Last night, I asked my husband, “How frugal would you be willing to be? And for how long?” He said, “Well, I can be pretty frugal if I am working toward something.” And so we started making a list of things he is wiling to give up, and things I am willing to give up, and things we can give up together, in order to save money and slash more debt, more quickly. We have decided to:

  • give up beer until summer (unless bringing a host/hostess gift to a party), which will have the added bonus of helping us look better in our swimsuits
  • one fancy coffee drink per month (as long as we don’t buy any the month before and meet our gym-going goals to get our reimbursements which nearly pay for our membership)
  • both will bike/walk to work once it is warmer than 30 degrees when we leave
  • only eat out together for dates, not as a convenience – do more meal planning
  • husband will not get professional massages, and will visit the chiropractor only once per month, as needed
  • no new clothes unless essential for work
  • no new makeup, nail polish, other frivolous lady temptations for me – I have tons of stuff stockpiled that I purchased on sale, so can probably go 6-12 months without buying anything new
  • I will eliminate lady temptations by only going to Target for groceries (they have the best price on some items in our area, like the largest/cheapest size of the creamer for our non-fancy coffee)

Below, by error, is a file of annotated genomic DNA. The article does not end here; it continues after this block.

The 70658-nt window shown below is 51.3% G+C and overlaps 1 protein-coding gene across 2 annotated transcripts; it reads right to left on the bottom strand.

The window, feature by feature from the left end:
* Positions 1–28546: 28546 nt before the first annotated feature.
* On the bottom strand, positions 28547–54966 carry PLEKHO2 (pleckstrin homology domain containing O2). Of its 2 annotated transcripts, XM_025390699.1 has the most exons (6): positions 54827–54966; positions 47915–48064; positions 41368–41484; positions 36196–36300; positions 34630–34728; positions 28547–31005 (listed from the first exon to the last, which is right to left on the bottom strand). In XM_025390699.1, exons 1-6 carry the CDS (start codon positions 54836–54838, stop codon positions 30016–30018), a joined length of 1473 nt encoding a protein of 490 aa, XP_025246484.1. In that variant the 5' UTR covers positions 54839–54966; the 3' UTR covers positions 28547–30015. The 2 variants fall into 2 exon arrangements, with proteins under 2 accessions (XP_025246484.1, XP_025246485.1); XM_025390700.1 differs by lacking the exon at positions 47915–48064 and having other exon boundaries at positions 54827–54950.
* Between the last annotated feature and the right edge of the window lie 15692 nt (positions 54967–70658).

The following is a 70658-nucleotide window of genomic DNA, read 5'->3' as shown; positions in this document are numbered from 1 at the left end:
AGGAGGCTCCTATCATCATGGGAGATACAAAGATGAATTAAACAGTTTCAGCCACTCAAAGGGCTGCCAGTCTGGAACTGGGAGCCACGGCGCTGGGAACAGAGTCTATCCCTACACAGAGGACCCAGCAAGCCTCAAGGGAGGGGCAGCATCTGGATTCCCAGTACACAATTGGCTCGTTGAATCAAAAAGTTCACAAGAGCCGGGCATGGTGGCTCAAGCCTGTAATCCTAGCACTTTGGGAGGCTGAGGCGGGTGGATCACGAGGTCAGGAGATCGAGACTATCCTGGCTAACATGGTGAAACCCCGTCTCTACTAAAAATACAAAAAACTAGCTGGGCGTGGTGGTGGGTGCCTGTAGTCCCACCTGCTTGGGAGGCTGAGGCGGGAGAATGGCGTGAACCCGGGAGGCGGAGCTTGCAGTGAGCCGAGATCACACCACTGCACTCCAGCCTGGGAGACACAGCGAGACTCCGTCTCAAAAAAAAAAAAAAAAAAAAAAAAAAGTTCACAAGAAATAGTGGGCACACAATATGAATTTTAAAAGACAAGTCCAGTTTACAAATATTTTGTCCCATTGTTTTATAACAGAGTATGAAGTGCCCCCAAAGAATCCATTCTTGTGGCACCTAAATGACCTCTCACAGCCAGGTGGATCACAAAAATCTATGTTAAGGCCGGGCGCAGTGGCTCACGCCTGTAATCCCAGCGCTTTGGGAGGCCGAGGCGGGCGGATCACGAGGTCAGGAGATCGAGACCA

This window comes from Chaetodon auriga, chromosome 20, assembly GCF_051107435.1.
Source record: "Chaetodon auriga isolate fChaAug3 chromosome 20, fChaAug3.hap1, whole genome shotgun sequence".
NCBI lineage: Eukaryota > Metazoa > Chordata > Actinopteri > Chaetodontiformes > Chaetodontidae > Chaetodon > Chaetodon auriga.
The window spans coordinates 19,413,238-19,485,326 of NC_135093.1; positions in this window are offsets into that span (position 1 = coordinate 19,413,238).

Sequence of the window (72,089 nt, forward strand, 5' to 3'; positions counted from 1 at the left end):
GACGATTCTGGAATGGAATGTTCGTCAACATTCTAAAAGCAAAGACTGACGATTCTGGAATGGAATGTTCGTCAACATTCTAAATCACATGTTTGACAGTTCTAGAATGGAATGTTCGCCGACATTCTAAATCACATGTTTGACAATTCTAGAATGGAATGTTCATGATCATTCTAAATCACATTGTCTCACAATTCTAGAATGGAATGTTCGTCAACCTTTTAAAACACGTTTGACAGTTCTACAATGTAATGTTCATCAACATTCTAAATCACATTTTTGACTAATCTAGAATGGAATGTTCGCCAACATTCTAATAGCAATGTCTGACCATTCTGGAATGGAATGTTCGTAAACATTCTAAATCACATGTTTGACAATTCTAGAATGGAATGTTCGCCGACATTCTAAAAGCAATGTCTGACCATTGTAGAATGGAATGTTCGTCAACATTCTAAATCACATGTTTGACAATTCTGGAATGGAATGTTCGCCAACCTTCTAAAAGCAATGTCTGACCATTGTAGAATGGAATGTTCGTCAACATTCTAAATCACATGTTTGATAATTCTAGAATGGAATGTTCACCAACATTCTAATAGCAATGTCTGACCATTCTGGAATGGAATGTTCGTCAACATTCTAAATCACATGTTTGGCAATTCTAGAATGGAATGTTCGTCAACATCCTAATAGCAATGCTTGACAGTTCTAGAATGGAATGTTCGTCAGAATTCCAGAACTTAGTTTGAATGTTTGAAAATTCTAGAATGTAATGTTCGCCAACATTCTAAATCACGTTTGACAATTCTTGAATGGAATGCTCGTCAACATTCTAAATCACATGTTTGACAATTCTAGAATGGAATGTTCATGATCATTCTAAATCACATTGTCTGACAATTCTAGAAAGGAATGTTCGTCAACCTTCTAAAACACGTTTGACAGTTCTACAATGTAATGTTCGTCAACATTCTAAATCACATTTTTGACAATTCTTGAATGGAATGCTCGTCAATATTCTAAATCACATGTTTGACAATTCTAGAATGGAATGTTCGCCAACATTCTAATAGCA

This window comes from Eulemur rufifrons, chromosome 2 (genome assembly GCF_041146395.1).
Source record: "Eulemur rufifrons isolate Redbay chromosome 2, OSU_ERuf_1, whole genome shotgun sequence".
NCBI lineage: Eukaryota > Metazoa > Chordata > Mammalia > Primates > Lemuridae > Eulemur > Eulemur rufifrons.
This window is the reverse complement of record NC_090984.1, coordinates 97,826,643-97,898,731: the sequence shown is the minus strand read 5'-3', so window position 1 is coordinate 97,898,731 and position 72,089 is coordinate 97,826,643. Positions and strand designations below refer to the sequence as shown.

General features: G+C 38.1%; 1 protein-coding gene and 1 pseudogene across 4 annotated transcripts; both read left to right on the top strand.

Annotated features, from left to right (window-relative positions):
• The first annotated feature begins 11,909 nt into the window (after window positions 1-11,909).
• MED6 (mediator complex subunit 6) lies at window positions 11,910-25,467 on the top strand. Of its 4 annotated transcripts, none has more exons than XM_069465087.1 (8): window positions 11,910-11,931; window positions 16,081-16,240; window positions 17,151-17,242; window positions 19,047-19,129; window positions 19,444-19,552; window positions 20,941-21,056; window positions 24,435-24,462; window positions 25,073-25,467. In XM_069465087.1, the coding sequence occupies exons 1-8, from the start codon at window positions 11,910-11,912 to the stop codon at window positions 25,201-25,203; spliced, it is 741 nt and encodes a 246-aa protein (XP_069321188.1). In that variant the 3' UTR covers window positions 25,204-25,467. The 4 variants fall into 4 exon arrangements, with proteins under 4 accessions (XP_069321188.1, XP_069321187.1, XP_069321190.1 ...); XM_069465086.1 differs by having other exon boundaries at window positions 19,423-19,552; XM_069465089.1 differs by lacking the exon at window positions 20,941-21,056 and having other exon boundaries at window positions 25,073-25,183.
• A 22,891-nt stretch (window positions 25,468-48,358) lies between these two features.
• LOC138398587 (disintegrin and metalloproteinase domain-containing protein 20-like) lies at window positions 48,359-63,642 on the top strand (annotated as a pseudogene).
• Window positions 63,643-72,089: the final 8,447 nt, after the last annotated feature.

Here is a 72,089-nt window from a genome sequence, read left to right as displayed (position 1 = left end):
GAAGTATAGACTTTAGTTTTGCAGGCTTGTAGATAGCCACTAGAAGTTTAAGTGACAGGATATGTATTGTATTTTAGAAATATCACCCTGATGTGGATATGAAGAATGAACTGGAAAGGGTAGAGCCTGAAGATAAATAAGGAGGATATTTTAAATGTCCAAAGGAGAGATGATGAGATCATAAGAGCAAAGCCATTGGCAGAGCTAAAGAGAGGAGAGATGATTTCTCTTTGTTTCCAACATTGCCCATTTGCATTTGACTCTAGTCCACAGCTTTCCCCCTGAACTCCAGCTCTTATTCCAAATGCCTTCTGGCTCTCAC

• Buy gifts primarily with credit card points for Amazon.com

We figured we can save a few hundred dollars a month by trying this for 3-6 months. This is a challenge in order to change some of our behaviors, and we are trying to make it into a game, by making the things we really enjoy into more of a treat than a regular daily experience. I will report on how this goes.

*He considers it an extremely high honor to have given her this title through marriage.

2012 overview and 2013 plans

piechart copy

I guess I didn’t do a year-end wrap-up for 2011, or at least I can’t find one in my own archives, but here’s a 2012 run-down.

  • We put 19% of our net income (take-home pay) toward our debt, in both regular payments and snowball payments. See huge orange chunk above from our Mint.com profile.